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Student wins flag-etiquette competition through Fort Wayne school

More Information

Flag etiquette

Here are some basic etiquette rules in properly displaying and caring for the flag:
•Never let the American flag touch the ground.
•If displaying the flag on a pole, the flag is hoisted briskly but taken down in a ceremonious manner.
•The flag flies sunrise to sunset. If the flag must be displayed at night, make sure it is illuminated.
•On Memorial Day, the American flag should stay at half-staff until noon, then be raised to its peak the remainder of the day.
•When displayed against a wall vertically or horizontally, the union, or white-and-blue section of the flag, must be in the upper left-hand corner.
•The flag should not be worn as an article of clothing or used as an adornment.
•Nothing should be place upon the American flag, and it should not be used as a carrier.
•Don't display the flag in inclement weather. If the flag gets wet, hand it up indoors to dry thoroughly and to keep mildew away. Never fold the flag while wet.
Additional sources: www.heritage-flag.com; www.aflag.com

Alaina Linnemeier received $1,000 in statewide contest.

Saturday, February 1, 2014 - 11:40 am

A statewide program designed to teach fourth-graders about flag etiquette has produced a local winner, Alaina Linnemeier.

Linnemeier competed against approximately 2,000 students and received $1,000 for her efforts.

Sponsored by the American Legion, Linnemeier represented Post 82 locally.

Larry Thiele, the post's commander and flag etiquette chairman, has worked 18 years with the program that began in 1996.

Some posts participate, while others do not, according to Thiele.

“For young people, it's the first time they achieve something,” Thiele said. “They look at the flag differently after they complete the program.”

Five elementary schools were sponsored by Post 82: Franke Park, Lindley, Study, Most Precious Blood and St. Paul Lutheran.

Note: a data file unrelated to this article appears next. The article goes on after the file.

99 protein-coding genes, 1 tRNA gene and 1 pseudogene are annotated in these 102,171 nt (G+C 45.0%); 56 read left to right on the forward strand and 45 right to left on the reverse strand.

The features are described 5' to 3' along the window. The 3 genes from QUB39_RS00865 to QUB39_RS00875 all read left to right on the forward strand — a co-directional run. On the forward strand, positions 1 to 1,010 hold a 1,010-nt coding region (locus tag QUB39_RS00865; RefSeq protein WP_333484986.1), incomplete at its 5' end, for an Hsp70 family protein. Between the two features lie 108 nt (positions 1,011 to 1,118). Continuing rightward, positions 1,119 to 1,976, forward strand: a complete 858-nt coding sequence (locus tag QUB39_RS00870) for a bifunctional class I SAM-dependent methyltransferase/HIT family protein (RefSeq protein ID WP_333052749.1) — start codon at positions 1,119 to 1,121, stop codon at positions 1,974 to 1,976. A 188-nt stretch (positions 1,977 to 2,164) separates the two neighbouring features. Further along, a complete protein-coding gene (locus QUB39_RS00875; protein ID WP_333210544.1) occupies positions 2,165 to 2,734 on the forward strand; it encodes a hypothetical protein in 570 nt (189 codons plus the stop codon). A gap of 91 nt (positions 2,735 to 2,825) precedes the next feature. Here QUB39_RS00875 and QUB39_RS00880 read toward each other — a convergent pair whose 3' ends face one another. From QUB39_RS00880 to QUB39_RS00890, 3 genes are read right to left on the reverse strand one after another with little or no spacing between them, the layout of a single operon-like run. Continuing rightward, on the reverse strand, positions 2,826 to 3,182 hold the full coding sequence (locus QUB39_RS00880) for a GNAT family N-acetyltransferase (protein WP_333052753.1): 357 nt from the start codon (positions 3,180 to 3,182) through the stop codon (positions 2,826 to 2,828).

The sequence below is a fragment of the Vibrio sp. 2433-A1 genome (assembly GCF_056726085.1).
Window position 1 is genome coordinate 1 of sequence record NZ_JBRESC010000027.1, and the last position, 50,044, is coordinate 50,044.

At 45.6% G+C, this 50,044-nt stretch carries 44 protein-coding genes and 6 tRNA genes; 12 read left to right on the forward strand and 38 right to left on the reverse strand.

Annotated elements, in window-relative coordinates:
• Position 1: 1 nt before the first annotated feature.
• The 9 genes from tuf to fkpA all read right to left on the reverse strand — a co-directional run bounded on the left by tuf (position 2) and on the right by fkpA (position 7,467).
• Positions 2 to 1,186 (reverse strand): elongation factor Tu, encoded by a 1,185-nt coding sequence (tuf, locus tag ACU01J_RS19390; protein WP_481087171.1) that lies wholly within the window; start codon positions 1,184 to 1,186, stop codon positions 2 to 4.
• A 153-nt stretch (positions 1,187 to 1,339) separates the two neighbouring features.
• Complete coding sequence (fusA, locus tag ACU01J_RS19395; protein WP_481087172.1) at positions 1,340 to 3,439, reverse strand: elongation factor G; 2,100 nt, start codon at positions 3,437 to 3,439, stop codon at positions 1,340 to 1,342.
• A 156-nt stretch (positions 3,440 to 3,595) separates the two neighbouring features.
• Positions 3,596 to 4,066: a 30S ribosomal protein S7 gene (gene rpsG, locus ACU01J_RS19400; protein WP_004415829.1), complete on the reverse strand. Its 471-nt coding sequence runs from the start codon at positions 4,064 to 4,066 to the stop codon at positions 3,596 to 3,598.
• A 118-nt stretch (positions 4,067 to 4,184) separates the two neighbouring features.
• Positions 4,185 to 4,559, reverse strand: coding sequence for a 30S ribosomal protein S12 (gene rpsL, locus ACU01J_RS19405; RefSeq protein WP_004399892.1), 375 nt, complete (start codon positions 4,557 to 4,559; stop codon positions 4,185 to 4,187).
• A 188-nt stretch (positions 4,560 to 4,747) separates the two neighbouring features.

Mark F. McKissak also represented the post at the district level. Linnemeier and McKissak represented St. Paul Lutheran.

Thiele said he explains the program to students, showing the proper way to fold the flag, while explaining the significance of each fold.

Participating students first must read a colored comic book, “Our Country's Flag,” which is a history of the U.S. flag. The comic book is designed to hold the student's interest, Thiele said.

After students read the comic book, they take a true-false test, consisting of 20 questions. They must get 100 percent on the closed-book test to advance. Students also must write an essay about the flag on back of the test.

Judging takes place at four levels: school, legion, district and state. One boy and one girl are selected at each level. Indiana has 11 districts.

Thiele said students complete the program “not only to win but to learn about our country and symbol of freedom.”

A recognition ceremony was held for students Jan. 19 at American Legion Lincoln Post 82. Thiele said 100 people, including parents, teachers and principals, attended the ceremony.

“It's nice to see parents, teachers and principals there,” he said. “It makes the kids feel good, too.”

While participation on the school level has “slipped a little bit,” according to Thiele, he has noticed changes in teaching staff and administration has brought more interest to the program.

“If you don't have the administrative side, it's pretty hard to sell to young people,” he said.

Linnemeier will read her essay to district delegates next week, and in July will read her essay to state delegates in the American Legions convention, he said.

The boy winner at the state level represents Post 468 in Berne.